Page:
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Pages of one of the preparatory manuscript to the theory of general relativity of Albert Einstein
Albert Einstein's work has changed the way we look at the worldImage: Alain Jocard/AFP
ScienceGlobal issues

Rare Einstein relativity text sells for millions

Timothy Jones
November 23, 2021

Handwritten notes by physicist Albert Einstein sold for a record amount at auction in Paris. The rare manuscript is one of only two texts in existence showing preparatory work for the theory of general relativity.

https://p.dw.com/p/43Mqw

Handwritten notes by Albert Einstein and his colleague Michele Besso in which some of the steps leading to the final version of the theory of general relativity are outlined sold at auction in Paris on Tuesday evening.

The manuscript, one of only two extant working scientific documents by Einstein from the period when he was working on the world-changing theory published in 1915, was already expected to fetch millions of euros.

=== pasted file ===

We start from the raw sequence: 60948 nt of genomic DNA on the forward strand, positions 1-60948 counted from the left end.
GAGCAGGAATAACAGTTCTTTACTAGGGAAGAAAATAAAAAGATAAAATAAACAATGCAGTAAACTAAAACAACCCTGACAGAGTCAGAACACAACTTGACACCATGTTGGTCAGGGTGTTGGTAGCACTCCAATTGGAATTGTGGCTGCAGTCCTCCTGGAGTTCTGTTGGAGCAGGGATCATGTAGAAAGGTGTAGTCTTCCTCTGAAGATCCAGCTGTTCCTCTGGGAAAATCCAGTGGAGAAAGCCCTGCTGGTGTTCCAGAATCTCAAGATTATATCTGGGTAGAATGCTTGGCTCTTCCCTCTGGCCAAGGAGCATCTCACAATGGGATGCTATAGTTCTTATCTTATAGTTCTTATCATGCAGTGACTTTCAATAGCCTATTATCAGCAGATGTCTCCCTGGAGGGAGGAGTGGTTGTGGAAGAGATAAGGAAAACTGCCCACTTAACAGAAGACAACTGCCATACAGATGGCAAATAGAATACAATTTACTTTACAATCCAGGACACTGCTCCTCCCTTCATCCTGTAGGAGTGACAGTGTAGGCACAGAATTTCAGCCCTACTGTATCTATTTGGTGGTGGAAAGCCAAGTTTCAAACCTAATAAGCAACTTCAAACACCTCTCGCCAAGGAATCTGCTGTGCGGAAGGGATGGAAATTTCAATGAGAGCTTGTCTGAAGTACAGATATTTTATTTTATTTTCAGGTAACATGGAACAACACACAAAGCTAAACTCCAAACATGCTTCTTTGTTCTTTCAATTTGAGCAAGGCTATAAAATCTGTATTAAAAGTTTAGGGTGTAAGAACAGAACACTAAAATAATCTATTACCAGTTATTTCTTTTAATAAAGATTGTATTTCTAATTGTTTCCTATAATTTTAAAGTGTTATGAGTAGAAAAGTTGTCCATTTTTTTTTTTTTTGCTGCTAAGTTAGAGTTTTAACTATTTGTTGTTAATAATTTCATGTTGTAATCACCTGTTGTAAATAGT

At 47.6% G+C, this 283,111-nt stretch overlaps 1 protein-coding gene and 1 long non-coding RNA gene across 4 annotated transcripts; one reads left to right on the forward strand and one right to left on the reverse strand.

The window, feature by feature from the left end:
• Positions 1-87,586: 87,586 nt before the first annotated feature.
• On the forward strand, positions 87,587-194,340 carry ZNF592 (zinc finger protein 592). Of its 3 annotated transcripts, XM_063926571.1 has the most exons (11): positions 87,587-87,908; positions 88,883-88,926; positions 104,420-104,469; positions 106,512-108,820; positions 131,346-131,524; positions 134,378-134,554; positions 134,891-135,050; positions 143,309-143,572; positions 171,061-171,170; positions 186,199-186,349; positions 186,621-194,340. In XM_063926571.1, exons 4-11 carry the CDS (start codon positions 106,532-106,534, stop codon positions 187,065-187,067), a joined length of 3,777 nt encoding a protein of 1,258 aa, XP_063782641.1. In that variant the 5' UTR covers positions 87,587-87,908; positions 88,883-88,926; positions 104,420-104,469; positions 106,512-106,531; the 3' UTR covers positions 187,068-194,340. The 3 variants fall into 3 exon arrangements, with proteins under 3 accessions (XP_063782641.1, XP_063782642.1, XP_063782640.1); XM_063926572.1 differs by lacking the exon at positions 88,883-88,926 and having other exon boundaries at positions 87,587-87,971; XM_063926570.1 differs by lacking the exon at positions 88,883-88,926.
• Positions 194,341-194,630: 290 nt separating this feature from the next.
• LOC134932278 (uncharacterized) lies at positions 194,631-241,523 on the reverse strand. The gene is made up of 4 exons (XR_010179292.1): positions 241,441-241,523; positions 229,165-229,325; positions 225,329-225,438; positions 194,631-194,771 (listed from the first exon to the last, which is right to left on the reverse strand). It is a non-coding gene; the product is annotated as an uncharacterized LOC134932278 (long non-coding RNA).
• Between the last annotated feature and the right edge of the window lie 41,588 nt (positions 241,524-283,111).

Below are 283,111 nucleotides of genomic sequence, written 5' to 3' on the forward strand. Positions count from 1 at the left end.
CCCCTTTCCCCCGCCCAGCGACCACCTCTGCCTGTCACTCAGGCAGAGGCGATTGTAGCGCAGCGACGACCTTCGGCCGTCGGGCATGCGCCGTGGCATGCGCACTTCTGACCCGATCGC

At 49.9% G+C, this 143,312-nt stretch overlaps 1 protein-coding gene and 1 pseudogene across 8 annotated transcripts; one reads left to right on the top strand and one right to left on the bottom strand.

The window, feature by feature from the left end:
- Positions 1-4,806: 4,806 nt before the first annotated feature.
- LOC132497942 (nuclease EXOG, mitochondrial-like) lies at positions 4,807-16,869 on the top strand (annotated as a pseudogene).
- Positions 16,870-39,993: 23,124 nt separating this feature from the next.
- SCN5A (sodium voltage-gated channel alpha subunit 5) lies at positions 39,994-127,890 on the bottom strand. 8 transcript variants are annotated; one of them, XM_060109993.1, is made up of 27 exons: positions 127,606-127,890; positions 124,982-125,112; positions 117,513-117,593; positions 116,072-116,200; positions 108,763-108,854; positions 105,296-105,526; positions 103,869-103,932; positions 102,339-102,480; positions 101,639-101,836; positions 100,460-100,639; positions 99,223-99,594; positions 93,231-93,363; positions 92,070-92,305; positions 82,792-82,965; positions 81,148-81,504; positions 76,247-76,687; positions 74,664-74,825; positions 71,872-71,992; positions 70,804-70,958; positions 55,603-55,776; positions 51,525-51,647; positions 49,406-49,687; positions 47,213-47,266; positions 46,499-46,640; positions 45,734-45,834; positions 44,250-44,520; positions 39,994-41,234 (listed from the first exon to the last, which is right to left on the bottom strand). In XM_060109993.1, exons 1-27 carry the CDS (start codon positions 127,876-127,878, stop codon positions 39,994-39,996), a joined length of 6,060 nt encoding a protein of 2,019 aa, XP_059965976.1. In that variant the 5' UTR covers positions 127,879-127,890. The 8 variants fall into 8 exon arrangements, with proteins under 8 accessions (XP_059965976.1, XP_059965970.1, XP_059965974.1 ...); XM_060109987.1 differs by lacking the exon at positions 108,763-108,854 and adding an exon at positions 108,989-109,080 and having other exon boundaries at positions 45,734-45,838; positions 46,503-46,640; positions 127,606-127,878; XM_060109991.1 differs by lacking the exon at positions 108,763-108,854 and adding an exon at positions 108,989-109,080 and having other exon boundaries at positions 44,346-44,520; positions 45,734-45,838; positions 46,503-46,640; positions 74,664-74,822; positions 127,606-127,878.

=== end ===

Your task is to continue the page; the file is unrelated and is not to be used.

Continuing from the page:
In the end, the final sale price ended up shooting past expert estimates — selling for a record €11.6 million ($13 million). It's the highest sum ever paid for a manuscript by the late scientist, reported news agency AFP.

"This is without a doubt the most valuable Einstein manuscript ever to come to auction," said Christie's, which hosted the sale on behalf of the Aguttes auction house.

The documents had been estimated to fetch between $2.4 million to $3.5 million (€2.1 million to €3.1 million), according to the auction house's website.

'Why is Einstein's theory of relativity so famous?'

What is the document about? 

The 54-page document was written in Zurich, Switzerland, in 1913 and 1914 and contains handwritten pages from both Einstein and Besso.

The two were working at the time to resolve "the anomaly of the planet Mercury's orbit," Christie's said. The calculations in the paper aimed to show whether Einstein's theory could explain the phenomenon, which had perplexed scientists for a long time.

According to Christie's, the paper contains a number of errors and was dropped by Einstein when he spotted them. Besso, however, kept the manuscript. 

Einstein's two theories of relativity posited new ways of viewing the movement of objects in space and time. Their findings have important practical relevance, particularly in the field of satellite navigation.

The physicist, who died in 1955 at the age of 76, won the Nobel Prize in physics in 1921.

Edited by: Rebecca Staudenmaier

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